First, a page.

Parents, School, and Setting the Bar Too Low

Spread the love

As a former teacher, I’m not a fan of parent-teacher conferences. My experiences were usually lackluster. I mean, you have this complex child sitting in front of you for hours every week in school, and you’re supposed to summarize everything the parent needs to know in five minutes, with ten impatient other parents waiting right outside the door.

And generally, the parents I felt I needed to speak with, often didn’t come. So I was basically just praising kids for the evening… which, of course, has its perks, since it’s nice to make a bunch of parents smile.

But I often wondered: Are the parents not coming because their children are challenging, or are their children challenging because they have the kind of parents who don’t come?

Regardless, conferences are even more pointless in this day and age, when it’s never been easier to be in constant communication with parents. They’re always just an email or a WhatsApp message away. If something is important, it’s ludicrous to wait for a 5-minute conference to discuss the matter in person. There’s simply no excuse anymore for lackluster communication.

But, of course, I still go. It’s the convention. It’s what parents are supposed to do, even if they’re inane and outdated.

Even Better Than a Good Grade


But they do have their benefits. Especially when you’ve got good kids, and you enjoy listening to them getting praised.

I’ve noticed patterns in recent years.

Anyone can get a good grade on a test. Some students participate, some don’t. Some have better overall behavior than others. There’s a whole lot of conventional ways to be a “good” student.

But nothing impressed me more with my older two kids than the following two stories.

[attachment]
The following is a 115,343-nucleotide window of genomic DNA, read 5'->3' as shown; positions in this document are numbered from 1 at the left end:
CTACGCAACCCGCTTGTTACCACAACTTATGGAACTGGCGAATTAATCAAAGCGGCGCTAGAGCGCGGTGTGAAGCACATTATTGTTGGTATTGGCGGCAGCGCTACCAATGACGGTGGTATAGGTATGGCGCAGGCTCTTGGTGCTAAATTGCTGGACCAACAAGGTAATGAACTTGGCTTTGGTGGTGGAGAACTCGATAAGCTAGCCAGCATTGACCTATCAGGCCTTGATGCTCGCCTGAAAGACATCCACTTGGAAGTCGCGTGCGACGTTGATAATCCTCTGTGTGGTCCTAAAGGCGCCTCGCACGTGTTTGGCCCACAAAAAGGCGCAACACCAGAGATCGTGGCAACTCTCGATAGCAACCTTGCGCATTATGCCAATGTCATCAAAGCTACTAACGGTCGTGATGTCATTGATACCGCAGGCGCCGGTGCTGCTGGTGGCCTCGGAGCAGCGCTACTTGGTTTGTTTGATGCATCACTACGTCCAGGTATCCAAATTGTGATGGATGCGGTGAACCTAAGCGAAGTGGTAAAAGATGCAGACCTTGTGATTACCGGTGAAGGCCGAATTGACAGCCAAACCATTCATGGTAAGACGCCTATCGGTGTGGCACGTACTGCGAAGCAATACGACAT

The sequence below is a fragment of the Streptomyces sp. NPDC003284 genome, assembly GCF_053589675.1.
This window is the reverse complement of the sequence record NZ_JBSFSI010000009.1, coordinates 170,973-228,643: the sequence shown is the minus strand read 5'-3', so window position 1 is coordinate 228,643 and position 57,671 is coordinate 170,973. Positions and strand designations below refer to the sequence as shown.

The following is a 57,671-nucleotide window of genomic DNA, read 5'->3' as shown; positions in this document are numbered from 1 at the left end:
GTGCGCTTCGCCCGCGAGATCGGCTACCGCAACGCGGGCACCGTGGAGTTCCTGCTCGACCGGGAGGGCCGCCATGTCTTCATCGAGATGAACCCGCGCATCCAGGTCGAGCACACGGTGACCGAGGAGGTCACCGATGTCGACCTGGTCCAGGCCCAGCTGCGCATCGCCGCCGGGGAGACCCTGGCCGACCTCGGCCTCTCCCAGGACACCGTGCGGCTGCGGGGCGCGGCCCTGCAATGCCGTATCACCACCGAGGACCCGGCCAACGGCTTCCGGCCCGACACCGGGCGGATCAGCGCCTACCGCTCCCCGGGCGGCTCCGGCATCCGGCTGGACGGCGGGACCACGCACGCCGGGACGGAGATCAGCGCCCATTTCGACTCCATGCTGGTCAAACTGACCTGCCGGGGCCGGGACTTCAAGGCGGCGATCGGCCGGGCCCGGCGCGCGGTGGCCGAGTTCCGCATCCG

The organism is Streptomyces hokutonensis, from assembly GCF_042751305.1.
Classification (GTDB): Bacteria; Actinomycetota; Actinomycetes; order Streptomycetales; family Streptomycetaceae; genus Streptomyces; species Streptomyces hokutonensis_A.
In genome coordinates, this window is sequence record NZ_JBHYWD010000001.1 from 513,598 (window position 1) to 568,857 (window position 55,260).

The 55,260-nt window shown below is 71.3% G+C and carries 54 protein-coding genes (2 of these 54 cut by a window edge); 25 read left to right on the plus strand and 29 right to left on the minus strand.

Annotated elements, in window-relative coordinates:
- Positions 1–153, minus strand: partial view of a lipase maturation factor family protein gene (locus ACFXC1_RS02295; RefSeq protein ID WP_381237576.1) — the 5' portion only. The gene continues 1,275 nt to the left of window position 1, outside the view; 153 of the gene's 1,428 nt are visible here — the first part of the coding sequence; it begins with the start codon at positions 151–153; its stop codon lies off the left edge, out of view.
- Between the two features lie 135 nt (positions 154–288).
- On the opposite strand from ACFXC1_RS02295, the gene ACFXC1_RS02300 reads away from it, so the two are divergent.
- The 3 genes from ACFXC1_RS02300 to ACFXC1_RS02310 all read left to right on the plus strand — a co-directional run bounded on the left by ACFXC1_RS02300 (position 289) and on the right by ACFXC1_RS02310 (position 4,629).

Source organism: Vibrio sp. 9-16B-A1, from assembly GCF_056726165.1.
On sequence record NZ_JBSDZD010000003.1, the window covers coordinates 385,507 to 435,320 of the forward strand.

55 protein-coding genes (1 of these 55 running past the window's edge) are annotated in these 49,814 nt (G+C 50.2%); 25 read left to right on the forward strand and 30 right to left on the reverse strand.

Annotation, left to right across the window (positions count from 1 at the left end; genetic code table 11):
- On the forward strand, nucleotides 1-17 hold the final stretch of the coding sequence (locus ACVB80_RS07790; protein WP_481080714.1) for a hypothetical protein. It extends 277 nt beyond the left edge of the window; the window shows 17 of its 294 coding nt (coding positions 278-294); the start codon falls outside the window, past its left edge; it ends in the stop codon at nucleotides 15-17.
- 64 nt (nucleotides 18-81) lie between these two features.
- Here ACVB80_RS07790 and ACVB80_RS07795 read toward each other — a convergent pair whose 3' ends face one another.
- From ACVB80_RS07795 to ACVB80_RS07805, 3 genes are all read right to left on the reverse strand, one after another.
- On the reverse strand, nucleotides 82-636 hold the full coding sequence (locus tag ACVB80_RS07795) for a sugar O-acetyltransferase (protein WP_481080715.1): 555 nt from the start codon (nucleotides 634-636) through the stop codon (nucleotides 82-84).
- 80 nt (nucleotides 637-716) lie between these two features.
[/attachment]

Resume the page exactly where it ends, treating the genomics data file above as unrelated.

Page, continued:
A Grateful Student


My son’s teacher said he was the only kid who thanked her at the end of every class. That’s right. Dozens of kids pouring in and out of the classroom every single day, and only one expressed his gratitude each and every day. And it was my boy!

Yeah, he was an academic monster. He kicked ass in school like there was no tomorrow. He took on extra classes and it didn’t matter how many additional responsibilities he tossed upon himself. He always conquered.

And yet, it makes no difference to me. Of course I’m proud of all those accomplishments. He earned everything he got and deserves praise galore.

But I believe most smart folk with some focus and hard work can get good grades. But not everyone can be a decent human being.

The ability to show gratefulness, day in and day out, is a greater reflection of his character than any shining good grade at the top of an essay. And that makes me so damn proud.

Most smart folk with some focus and hard work can get good grades. But not everyone can be a decent human being. Click To Tweet

A School Reciprocation Story


And a year later, I’m sitting and talking with my daughter’s teacher and she says something similar.

Every morning her teacher asks the students how they are doing. A lovely little tradition. It’s always nice to try to connect with students on a personal level and to show genuine interest in their lives and well-being.

But what happens next?

Well, apparently in the case of most children, absolutely nothing. They answer, and the conversation ends.